Smart meters are being rolled out across the country – if you haven’t had one installed in your home already then chances are you’ll be getting one soon.
The government have set a target to install 53 million by 2020, a project that’s costing British households £11 billion. But will ordinary families actually be better off once the rollout is complete?
This is the question being asked by the National Audit Office, who have launched a watchdog to review the ‘economic case for rolling out smart meters’. This will involve
- Assessing whether smart meters will actually save the money that they promise
- Seeing if the government are on track to meet their target
- Considering whether the government are maximising chances of success
The scheme is being funded through energy bills, however over time it’s expected to save £16.7 billion as less energy will be used and consumption will be accurately monitored.
By monitoring energy consumption in real time, smart meters make it easy for people to view and control their own usage. This is a great example of modern technology putting data that’s already being collected back in the hands of the people who created it, and it means that energy spending should be far more transparent going forward.
Crucially, they are designed to stop the need for estimated bills and instead ensure that billing is based on the gas and electricity actually being used. This could stop people from overpaying – while you can currently claim back any extra money that you’ve paid, it’s far simpler to pay the right amount in the first place.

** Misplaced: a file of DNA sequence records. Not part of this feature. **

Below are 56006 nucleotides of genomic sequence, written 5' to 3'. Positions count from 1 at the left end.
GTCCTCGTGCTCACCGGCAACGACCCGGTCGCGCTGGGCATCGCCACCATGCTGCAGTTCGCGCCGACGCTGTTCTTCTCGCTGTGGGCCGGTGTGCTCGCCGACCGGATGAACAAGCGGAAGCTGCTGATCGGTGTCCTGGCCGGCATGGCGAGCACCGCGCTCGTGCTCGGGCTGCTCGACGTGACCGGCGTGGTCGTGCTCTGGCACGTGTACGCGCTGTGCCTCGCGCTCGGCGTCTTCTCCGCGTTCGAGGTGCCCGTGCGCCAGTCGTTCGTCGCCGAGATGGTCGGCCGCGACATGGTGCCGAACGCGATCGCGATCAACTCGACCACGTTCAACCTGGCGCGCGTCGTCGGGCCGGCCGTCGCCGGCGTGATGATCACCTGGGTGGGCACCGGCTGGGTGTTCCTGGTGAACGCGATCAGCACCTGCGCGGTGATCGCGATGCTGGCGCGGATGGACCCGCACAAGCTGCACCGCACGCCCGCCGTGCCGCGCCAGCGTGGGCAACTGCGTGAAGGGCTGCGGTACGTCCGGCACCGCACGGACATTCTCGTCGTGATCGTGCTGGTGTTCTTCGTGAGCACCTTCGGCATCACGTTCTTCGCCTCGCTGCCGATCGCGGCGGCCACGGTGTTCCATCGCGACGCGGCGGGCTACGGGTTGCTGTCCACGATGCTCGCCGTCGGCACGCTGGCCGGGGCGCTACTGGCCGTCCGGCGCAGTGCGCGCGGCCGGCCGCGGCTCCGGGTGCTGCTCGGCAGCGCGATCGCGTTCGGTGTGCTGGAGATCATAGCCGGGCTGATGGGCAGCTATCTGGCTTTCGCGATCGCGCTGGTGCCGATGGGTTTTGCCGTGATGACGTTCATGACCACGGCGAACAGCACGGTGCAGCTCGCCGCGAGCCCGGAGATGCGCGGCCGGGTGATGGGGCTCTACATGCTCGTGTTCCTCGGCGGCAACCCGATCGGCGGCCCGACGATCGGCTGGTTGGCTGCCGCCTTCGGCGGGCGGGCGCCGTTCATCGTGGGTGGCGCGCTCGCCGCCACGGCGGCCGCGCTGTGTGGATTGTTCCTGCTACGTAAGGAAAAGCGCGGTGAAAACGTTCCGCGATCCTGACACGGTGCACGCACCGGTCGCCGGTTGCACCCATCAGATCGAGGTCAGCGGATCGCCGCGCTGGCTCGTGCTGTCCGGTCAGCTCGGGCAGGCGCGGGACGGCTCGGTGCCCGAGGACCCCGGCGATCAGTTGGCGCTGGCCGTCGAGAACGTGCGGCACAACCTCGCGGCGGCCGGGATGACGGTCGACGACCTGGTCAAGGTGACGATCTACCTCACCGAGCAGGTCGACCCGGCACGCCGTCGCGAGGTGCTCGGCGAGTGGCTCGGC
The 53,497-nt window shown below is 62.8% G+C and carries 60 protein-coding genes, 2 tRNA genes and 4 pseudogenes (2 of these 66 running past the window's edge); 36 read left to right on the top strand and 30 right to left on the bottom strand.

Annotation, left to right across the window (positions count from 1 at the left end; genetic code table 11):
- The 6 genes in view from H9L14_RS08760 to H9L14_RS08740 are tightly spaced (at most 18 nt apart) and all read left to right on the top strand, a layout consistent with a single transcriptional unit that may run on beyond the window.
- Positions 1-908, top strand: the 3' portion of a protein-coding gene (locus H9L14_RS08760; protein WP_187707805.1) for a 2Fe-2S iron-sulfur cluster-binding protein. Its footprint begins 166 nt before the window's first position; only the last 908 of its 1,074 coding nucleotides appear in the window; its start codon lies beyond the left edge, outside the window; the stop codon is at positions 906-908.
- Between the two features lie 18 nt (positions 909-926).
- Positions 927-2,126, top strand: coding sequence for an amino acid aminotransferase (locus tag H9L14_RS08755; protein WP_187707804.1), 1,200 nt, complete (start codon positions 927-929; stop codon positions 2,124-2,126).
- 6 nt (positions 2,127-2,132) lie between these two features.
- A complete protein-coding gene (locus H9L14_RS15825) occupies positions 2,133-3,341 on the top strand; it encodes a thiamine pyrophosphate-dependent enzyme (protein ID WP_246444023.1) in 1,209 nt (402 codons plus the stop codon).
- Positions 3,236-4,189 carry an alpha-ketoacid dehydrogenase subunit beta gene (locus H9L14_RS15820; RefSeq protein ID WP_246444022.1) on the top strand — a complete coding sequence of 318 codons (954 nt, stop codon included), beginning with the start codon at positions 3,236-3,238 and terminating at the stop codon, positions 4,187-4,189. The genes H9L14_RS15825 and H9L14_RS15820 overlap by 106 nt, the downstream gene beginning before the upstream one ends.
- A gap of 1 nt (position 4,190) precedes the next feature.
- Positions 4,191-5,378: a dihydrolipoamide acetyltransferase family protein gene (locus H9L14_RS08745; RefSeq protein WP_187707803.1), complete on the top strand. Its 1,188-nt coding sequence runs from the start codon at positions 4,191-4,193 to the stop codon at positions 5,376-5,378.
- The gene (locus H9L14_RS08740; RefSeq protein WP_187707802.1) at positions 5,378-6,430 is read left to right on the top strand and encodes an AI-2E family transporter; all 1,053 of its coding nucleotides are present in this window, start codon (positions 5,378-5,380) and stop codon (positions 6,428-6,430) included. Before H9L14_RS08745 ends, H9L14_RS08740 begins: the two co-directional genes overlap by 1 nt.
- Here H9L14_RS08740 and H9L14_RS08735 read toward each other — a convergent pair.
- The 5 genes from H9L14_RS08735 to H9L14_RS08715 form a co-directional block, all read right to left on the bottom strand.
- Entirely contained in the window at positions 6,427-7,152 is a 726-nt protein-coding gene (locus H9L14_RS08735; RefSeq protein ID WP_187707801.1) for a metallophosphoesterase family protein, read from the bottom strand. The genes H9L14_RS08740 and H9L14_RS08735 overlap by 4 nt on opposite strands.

However, there are also downsides as the technology is not completely foolproof. Some people have complained about receiving inaccurate readings, or meters failing to send readings back to the energy companies. This could potentially lead to inaccurate billing – one of the main issues that smart readers are supposed to address.
A second concern is that they may prove to be a barrier to switching suppliers. Changing to a different energy supplier can be a great way to cut down on bills and get a fair deal, and we are often advised to do just that. While smart meters won’t stop people from switching suppliers, it could mean losing access to the smart features and reverting to manual readings.
All that said, these issues are expected to be addressed in the long-term. Eventually, all smart meters will be compatible and connected to a central system. This should mean that people are not only able to switch suppliers with ease, but that they’re able to do so based on accurate quotes.
There is also consumer protection in place, to make sure that you’re treated fairly. To start with, you have the right to refuse a smart meter if you don’t feel that it’s suitable for your needs. Beyond that, there should be no sales or attempts to upsell during the installation visit and you should be given energy efficiency advice at the time the meter is installed. You should also be given a choice about the frequency with which data can be collected and how it can be used.
All told, it seems like most households will benefit from having a smart meter installed. Where there are concerns, the hope is that this watchdog will help to address them while we’re still at an early stage in the process.